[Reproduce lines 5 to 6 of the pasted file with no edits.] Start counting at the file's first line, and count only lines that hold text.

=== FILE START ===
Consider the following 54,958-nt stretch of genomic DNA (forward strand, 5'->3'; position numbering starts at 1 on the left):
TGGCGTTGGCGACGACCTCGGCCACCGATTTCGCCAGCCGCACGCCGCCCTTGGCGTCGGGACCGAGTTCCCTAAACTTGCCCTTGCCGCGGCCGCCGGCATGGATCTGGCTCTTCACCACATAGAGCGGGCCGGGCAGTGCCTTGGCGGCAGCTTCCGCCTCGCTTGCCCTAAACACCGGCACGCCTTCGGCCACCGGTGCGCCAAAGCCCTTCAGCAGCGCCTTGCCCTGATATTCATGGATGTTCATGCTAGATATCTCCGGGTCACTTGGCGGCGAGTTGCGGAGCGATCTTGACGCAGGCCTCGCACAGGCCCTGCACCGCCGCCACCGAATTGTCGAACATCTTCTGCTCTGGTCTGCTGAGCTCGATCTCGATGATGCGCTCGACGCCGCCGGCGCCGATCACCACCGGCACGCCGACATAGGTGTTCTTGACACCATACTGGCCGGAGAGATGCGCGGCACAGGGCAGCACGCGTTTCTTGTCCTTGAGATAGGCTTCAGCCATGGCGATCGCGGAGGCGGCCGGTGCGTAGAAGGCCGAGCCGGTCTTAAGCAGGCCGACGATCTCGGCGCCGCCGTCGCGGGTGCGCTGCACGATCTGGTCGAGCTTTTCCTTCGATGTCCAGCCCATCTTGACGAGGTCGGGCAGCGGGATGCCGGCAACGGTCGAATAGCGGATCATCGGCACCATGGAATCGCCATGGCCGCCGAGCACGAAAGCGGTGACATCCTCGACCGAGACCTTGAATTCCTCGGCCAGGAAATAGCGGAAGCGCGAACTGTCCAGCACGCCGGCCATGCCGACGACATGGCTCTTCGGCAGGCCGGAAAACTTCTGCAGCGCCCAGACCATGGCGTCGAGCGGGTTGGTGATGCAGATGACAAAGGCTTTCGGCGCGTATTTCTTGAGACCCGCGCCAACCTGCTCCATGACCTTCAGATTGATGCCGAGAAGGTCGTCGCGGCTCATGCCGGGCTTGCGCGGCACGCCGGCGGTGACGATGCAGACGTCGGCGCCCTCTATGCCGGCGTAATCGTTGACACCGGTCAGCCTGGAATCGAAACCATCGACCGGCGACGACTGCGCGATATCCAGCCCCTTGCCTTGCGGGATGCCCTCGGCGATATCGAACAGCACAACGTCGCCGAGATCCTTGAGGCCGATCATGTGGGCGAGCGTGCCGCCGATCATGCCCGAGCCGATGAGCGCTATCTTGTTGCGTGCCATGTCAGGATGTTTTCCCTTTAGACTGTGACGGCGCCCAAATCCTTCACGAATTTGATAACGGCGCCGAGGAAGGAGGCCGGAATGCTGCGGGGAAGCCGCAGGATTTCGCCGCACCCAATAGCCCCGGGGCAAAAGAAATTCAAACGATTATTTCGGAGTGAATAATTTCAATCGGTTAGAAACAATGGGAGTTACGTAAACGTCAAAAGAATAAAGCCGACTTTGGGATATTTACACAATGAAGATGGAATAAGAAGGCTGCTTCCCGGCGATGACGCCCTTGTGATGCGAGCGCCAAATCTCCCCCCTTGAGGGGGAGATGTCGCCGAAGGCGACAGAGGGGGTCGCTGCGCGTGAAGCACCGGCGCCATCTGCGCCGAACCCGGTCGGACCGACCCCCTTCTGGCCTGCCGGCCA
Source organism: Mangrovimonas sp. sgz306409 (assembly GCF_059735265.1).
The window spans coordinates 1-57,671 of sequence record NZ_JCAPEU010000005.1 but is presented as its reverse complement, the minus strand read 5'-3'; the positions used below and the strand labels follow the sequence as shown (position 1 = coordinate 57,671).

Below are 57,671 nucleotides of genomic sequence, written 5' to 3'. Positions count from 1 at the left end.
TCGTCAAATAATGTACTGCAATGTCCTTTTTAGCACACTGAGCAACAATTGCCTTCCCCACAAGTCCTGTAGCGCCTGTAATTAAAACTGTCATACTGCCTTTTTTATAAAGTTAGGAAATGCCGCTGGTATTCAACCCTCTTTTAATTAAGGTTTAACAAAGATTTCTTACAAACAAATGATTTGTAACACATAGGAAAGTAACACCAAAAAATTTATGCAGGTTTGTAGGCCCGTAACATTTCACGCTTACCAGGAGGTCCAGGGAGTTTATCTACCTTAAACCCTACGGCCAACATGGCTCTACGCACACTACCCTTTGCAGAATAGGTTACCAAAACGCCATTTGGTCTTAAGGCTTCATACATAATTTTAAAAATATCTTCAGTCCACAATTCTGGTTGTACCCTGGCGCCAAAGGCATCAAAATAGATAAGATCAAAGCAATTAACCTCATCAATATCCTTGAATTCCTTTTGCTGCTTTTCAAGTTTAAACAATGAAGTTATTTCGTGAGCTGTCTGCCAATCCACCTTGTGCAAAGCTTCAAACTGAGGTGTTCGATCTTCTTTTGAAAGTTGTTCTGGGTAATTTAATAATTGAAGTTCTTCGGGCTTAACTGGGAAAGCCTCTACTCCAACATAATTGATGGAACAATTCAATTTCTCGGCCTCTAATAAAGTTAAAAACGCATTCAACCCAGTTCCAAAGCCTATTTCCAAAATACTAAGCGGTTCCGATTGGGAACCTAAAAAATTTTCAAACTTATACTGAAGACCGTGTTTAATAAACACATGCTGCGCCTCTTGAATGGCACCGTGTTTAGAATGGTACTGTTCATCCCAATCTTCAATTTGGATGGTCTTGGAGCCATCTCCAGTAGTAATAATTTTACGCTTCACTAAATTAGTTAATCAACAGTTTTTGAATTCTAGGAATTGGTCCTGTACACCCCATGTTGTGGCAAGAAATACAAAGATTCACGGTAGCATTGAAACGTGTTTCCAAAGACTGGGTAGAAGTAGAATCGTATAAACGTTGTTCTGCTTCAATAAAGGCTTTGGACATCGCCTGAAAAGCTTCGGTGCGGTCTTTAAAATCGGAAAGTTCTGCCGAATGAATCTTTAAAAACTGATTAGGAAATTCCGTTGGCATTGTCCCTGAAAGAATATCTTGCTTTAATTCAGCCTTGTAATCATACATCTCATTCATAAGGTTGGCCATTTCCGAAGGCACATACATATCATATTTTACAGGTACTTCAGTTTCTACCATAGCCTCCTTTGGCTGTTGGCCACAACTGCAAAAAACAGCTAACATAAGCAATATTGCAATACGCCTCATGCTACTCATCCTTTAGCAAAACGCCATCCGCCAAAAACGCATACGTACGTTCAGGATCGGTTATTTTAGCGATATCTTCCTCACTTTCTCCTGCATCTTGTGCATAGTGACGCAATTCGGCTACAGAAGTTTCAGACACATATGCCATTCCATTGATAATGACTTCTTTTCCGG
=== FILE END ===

Below are 57,671 nucleotides of genomic sequence, written 5' to 3'. Positions count from 1 at the left end.
TCGTCAAATAATGTACTGCAATGTCCTTTTTAGCACACTGAGCAACAATTGCCTTCCCCACAAGTCCTGTAGCGCCTGTAATTAAAACTGTCATACTGCCTTTTTTATAAAGTTAGGAAATGCCGCTGGTATTCAACCCTCTTTTAATTAAGGTTTAACAAAGATTTCTTACAAACAAATGATTTGTAACACATAGGAAAGTAACACCAAAAAATTTATGCAGGTTTGTAGGCCCGTAACATTTCACGCTTACCAGGAGGTCCAGGGAGTTTATCTACCTTAAACCCTACGGCCAACATGGCTCTACGCACACTACCCTTTGCAGAATAGGTTACCAAAACGCCATTTGGTCTTAAGGCTTCATACATAATTTTAAAAATATCTTCAGTCCACAATTCTGGTTGTACCCTGGCGCCAAAGGCATCAAAATAGATAAGATCAAAGCAATTAACCTCATCAATATCCTTGAATTCCTTTTGCTGCTTTTCAAGTTTAAACAATGAAGTTATTTCGTGAGCTGTCTGCCAATCCACCTTGTGCAAAGCTTCAAACTGAGGTGTTCGATCTTCTTTTGAAAGTTGTTCTGGGTAATTTAATAATTGAAGTTCTTCGGGCTTAACTGGGAAAGCCTCTACTCCAACATAATTGATGGAACAATTCAATTTCTCGGCCTCTAATAAAGTTAAAAACGCATTCAACCCAGTTCCAAAGCCTATTTCCAAAATACTAAGCGGTTCCGATTGGGAACCTAAAAAATTTTCAAACTTATACTGAAGACCGTGTTTAATAAACACATGCTGCGCCTCTTGAATGGCACCGTGTTTAGAATGGTACTGTTCATCCCAATCTTCAATTTGGATGGTCTTGGAGCCATCTCCAGTAGTAATAATTTTACGCTTCACTAAATTAGTTAATCAACAGTTTTTGAATTCTAGGAATTGGTCCTGTACACCCCATGTTGTGGCAAGAAATACAAAGATTCACGGTAGCATTGAAACGTGTTTCCAAAGACTGGGTAGAAGTAGAATCGTATAAACGTTGTTCTGCTTCAATAAAGGCTTTGGACATCGCCTGAAAAGCTTCGGTGCGGTCTTTAAAATCGGAAAGTTCTGCCGAATGAATCTTTAAAAACTGATTAGGAAATTCCGTTGGCATTGTCCCTGAAAGAATATCTTGCTTTAATTCAGCCTTGTAATCATACATCTCATTCATAAGGTTGGCCATTTCCGAAGGCACATACATATCATATTTTACAGGTACTTCAGTTTCTACCATAGCCTCCTTTGGCTGTTGGCCACAACTGCAAAAAACAGCTAACATAAGCAATATTGCAATACGCCTCATGCTACTCATCCTTTAGCAAAACGCCATCCGCCAAAAACGCATACGTACGTTCAGGATCGGTTATTTTAGCGATATCTTCCTCACTTTCTCCTGCATCTTGTGCATAGTGACGCAATTCGGCTACAGAAGTTTCAGACACATATGCCATTCCATTGATAATGACTTCTTTTCCGG